Importance of faecal biomarkers and the microbiome’s role in child health and disease… Is it really all about the poop? - Dr. Ben Gold
Diet, environment and microbiota in infancy are factors that can support gut barrier function and immune development. Studies show that nutrition interventions, particularly breastfeeding and human milk oligosaccharides, may influence the development of a normal microbiome.
Dr. Ben Gold
During the course of this presentation the attendee will learn to recognise mechanisms by which factors such as diet, environment and microbiota in infancy support gut barrier function and immune development. The gastrointestinal or gut microbiota (microbiome consists of the microbes, called the microbiota, plus their by-products, metabolites) is a complex and dynamic environment containing 10–100 trillion micro-organisms, represented by 1,000 species, which are involved in numerous biological processes. The human holobiont is progressively being understood as the collective microbiome and host functions are being better characterised in health and disease, and as we assess both correlation and causal relationships. The gut microbiota assists in the breakdown of foods into metabolically and functionally important metabolites, such as short-chain fatty acids and vitamin K.
A key take-home concept of this lecture is that the microbiota also plays a critical role in immune development and several other areas crucial for future health and that multiple factors influence the establishment of the infant microbiota (e.g. maternal, mode of delivery, breastfeeding). Recent reports from clinical and experimental studies suggest that intestinal colonisation may already begin during foetal life via microbes present in the intrauterine environment, but these findings need further confirmation in large clinical studies. During delivery, and even in the first few days of life, microbes establish themselves and their respective microbial communities in different parts of the gastrointestinal tract. A lack of Bifidobacteria during infancy, such as is observed in infants who are not breastfed, may result in the proliferation of pathogenic bacteria or a decrease in the nutritional status of the infant. Later in life, these micro-organisms, or lack thereof, may play a role in the development or mediation of several acute and chronic illnesses, such as allergy or inflammatory bowel disease. In addition, neonates receive an important inoculum of colonising microbes during vaginal delivery. The significance of vaginal delivery to healthy gut colonisation is underscored by data suggesting aberrant gut colonisation patterns in infants born by caesarean section delivery compared with those born vaginally.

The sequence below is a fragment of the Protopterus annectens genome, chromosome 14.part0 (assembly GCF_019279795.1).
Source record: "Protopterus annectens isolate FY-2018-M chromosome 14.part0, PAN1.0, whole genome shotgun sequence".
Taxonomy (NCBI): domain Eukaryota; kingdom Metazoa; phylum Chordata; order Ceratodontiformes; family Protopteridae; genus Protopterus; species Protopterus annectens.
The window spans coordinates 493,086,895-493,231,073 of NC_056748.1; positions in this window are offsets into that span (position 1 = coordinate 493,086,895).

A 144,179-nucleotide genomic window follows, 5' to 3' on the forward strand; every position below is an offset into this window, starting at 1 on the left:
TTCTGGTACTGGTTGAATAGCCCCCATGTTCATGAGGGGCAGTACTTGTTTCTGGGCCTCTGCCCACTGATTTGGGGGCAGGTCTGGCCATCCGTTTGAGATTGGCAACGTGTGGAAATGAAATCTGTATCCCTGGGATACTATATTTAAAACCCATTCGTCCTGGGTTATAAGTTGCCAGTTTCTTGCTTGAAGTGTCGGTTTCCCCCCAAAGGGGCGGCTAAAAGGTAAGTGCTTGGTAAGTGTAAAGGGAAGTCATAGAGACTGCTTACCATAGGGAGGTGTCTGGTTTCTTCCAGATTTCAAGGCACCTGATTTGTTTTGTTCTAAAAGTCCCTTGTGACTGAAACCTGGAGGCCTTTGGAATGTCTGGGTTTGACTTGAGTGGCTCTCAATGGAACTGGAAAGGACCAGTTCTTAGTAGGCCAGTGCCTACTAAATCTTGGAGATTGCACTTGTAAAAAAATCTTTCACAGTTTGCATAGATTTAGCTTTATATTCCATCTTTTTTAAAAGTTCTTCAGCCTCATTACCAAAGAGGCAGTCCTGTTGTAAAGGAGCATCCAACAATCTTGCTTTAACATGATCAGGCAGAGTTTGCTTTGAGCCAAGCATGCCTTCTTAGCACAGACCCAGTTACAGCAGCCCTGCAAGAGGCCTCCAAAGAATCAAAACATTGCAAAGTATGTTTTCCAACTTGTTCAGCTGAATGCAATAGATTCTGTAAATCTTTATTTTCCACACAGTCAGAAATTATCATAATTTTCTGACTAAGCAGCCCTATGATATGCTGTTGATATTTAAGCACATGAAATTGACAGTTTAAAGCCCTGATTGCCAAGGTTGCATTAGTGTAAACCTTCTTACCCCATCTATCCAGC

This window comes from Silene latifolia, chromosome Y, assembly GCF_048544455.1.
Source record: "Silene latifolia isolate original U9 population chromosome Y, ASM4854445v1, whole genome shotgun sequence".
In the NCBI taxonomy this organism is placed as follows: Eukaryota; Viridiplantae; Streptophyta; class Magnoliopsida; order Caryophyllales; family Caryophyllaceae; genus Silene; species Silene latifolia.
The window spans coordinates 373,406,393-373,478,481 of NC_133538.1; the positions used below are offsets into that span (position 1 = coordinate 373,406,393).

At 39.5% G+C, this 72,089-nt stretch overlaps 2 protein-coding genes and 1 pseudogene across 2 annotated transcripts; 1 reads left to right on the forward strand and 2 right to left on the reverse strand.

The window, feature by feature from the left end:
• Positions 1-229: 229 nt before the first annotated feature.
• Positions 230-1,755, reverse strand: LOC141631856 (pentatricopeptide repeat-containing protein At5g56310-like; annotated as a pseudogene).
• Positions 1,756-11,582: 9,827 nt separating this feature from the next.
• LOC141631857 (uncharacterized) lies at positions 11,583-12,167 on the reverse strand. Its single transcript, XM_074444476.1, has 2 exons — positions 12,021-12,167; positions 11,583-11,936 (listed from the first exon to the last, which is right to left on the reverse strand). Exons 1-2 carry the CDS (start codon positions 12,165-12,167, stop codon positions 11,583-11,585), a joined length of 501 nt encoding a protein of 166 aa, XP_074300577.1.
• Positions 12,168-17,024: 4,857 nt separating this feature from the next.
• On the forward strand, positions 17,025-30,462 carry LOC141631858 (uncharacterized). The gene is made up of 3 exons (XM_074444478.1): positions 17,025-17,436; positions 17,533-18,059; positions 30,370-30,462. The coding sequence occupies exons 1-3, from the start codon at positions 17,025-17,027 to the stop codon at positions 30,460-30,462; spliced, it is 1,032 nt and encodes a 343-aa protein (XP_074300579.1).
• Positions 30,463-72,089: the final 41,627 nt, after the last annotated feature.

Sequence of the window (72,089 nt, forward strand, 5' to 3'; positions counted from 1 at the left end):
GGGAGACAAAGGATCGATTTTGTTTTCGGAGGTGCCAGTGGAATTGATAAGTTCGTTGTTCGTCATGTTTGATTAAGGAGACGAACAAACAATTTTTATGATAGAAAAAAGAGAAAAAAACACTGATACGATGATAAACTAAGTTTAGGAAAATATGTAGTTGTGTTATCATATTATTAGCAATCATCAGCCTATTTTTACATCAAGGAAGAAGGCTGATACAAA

Dysbiosis will be defined, with particular attention paid to the impact of dysbiosis on long-term health. Specifically, dysbiosis refers to an imbalance between the types of organism present in a person’s natural microflora, especially that of the gut, and is thought to contribute to a range of conditions of ill health. The increasing epidemiology of allergic and auto-immune disease, as well as how dysbiosis of the microbiota has been influencing the increase in these disorders, will be reviewed.
Further, biomarkers of gastrointestinal health that are both qualitative and quantitative for specific disease states (e.g. Crohn’s) have been described and thus, it is important to recognize that examination of the stool can provide insight into understanding the child’s immune health. In particular, the use of faecal calprotectin, lactoferrin and microbiome analysis (not yet ready for prime time) will be reviewed. The presentation will provide evidence regarding nutrition interventions, particularly breastfeeding and human milk oligosaccharides, that may influence the development of a normal microbiome. Prebiotics and probiotics as well as synbiotics and postbiotics will be defined, and the evidence supporting the use of prebiotics and probiotics in a variety of diseases will be reviewed.